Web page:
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Deinking and kraft mill sludge dewatering using a laboratory sludge process

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Title: Deinking and kraft mill sludge dewatering using a laboratory sludge process
Author: Zhao, Hongmei
Degree Master of Applied Science - MASc
Program Chemical and Biological Engineering
Copyright Date: 2001
Abstract: A laboratory sludge press was used to investigate the dewatering of various wastewater treatment sludges generated in deinking mills and kraft pulp: mills. The effects of pressure applied to the sludge, pressing time and temperature were studied in terms of their effects on sludge cake solids consistency, filtrate flowrate and filtrate suspended solids (TSS). The effects of various combinations of primary and secondary sludge were tested. Secondary sludge alone could not be dewatered in the press. Addition of primary sludge made pressing possible and increasing the ratio of primary to secondary sludge improved performance. Sawdust and hog fuel were shown to be effective filter aids. The use of single polymer flocculants was compared to dual polymer coagulant/flocculant additions for various sludges. The use of a coagulant in a dual polymer system didn't improve dewatering compared to using a single polymer flocculant in term of cake solids consistency and filtrate flowrate although it did reduce the total amount of flocculant necessary. But a dual polymer system did reduce filtrate TSS. FeCl₃ and an inorganic polymer polyaluminum chloride (PAC) could be used to replace organic coagulants. FeCl₃ is cheaper than organic coagulants, but PAC is more expensive. Measurement of sludge particle charge was shown to be useful in detecting polymer overdosing. The laboratory sludge press was shown to be an effective tool for evaluating the use of polymeric conditioners in sludge dewatering. This press can distinguish the two mechanisms by which sludge dewatering occurs in practice, filtration and cake compression.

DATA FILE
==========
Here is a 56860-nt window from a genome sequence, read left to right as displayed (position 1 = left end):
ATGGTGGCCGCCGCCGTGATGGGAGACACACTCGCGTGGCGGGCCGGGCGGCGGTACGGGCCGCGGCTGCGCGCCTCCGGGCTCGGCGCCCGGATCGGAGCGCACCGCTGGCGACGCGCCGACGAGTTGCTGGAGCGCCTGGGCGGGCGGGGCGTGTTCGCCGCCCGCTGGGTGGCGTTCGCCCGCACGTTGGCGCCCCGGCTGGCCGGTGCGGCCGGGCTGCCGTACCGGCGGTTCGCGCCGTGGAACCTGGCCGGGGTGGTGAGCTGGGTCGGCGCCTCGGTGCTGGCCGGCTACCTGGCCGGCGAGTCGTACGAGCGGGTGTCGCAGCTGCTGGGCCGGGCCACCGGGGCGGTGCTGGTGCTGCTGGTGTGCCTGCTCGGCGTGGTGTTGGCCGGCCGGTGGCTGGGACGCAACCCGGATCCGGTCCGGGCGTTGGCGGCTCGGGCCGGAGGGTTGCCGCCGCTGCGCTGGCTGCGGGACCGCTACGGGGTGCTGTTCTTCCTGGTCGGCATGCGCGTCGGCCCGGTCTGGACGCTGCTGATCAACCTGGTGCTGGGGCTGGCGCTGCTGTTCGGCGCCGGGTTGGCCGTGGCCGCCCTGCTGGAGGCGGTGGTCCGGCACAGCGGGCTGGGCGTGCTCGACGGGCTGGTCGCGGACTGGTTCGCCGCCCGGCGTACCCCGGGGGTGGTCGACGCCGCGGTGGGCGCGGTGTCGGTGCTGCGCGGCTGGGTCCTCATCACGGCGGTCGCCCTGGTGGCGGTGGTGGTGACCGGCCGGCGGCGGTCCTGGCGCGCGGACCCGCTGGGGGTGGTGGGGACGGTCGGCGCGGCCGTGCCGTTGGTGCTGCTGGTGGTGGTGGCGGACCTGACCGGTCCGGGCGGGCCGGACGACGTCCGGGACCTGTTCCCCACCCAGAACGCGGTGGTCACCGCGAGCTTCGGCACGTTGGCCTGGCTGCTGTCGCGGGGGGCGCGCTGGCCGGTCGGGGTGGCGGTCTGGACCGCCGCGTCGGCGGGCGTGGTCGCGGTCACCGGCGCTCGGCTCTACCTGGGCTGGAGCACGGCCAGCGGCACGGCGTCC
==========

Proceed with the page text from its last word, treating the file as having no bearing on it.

URI: http://hdl.handle.net/2429/11470
Series/Report no. UBC Retrospective Theses Digitization Project [http://www.library.ubc.ca/archives/retro_theses/]

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